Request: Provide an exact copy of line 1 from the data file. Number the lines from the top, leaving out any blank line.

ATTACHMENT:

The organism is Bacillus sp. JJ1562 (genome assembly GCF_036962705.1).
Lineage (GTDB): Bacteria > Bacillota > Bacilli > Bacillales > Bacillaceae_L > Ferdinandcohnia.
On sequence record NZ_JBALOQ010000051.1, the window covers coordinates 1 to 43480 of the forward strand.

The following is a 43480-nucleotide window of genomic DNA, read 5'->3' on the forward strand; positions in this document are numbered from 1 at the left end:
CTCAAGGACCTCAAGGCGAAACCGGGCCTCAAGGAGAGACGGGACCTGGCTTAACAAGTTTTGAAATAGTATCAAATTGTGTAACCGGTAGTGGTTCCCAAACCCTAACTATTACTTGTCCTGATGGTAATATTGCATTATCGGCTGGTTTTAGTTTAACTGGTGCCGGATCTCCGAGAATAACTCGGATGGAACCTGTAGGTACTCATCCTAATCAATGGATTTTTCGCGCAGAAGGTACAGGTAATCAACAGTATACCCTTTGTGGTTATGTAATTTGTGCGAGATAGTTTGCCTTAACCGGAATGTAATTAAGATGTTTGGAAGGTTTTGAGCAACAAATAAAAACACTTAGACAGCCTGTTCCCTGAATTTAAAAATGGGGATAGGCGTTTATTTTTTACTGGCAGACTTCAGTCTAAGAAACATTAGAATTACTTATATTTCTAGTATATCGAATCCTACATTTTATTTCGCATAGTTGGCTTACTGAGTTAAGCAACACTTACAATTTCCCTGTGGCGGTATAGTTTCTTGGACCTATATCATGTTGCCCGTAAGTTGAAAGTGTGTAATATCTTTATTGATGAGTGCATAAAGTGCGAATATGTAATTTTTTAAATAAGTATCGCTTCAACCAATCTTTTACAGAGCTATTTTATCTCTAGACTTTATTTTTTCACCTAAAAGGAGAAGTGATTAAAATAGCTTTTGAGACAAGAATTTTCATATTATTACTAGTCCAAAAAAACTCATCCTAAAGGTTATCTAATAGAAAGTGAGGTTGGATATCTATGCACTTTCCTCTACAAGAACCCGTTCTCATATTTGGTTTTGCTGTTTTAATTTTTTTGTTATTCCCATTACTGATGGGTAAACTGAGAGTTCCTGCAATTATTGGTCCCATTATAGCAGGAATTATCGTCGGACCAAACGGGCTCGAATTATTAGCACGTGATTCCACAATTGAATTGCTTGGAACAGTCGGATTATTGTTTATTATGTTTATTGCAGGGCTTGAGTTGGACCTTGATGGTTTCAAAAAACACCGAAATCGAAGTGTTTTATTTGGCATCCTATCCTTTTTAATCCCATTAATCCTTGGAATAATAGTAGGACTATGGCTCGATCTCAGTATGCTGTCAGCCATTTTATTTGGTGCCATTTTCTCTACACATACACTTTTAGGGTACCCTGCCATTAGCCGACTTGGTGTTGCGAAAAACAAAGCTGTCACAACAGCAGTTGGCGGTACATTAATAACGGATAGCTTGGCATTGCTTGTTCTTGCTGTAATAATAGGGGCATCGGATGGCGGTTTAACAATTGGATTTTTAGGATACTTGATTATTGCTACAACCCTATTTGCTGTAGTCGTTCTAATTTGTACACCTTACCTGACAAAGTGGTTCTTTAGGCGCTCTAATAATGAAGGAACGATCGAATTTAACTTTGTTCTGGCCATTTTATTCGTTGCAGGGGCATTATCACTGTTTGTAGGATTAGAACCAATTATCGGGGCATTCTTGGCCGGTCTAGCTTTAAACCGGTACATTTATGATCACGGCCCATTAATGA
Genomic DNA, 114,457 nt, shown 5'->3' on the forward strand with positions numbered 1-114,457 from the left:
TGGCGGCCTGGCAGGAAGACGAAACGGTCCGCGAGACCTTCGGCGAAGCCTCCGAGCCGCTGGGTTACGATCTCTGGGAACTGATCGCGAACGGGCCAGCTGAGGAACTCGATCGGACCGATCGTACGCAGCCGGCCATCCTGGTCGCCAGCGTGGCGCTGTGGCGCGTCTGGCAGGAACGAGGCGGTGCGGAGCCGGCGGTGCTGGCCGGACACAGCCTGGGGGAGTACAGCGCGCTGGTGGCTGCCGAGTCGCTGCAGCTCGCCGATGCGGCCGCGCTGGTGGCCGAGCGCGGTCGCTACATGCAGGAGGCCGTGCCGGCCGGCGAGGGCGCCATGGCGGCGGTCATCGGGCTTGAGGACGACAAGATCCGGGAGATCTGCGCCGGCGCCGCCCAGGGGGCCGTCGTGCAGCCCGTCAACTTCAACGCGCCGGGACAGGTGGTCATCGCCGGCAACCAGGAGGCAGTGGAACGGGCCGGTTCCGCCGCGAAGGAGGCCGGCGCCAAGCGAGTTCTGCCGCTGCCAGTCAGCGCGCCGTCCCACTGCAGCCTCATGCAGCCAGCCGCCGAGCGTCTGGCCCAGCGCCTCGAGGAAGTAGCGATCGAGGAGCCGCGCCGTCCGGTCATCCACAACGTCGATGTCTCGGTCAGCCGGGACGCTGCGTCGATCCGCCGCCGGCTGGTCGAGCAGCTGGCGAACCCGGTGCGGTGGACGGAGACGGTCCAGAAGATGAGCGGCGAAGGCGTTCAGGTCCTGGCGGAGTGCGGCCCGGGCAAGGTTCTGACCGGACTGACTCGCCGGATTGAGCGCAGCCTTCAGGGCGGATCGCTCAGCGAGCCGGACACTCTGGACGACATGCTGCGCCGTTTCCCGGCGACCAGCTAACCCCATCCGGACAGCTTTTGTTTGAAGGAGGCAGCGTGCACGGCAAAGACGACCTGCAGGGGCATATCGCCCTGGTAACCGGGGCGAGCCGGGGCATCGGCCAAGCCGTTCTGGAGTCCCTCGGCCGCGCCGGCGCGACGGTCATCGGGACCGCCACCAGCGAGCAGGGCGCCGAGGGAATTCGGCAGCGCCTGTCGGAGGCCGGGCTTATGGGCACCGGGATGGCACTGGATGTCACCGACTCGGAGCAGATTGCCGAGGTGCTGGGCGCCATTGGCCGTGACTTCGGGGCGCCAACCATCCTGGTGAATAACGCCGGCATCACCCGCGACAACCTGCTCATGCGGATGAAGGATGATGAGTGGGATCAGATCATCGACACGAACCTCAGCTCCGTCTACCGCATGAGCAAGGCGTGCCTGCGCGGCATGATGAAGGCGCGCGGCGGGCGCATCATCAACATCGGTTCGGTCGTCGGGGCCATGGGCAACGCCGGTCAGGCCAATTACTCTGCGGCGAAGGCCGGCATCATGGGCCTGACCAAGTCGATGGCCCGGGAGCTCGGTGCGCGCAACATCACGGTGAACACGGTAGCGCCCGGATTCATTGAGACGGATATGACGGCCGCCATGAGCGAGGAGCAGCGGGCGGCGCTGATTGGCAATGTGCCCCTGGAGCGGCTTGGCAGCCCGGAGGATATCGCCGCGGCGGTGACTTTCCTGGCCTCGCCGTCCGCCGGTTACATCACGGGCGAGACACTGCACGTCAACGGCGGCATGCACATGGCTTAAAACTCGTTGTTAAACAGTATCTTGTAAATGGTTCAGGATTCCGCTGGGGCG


The organism is Bacillus sp. JJ1562 (genome assembly GCF_036962705.1).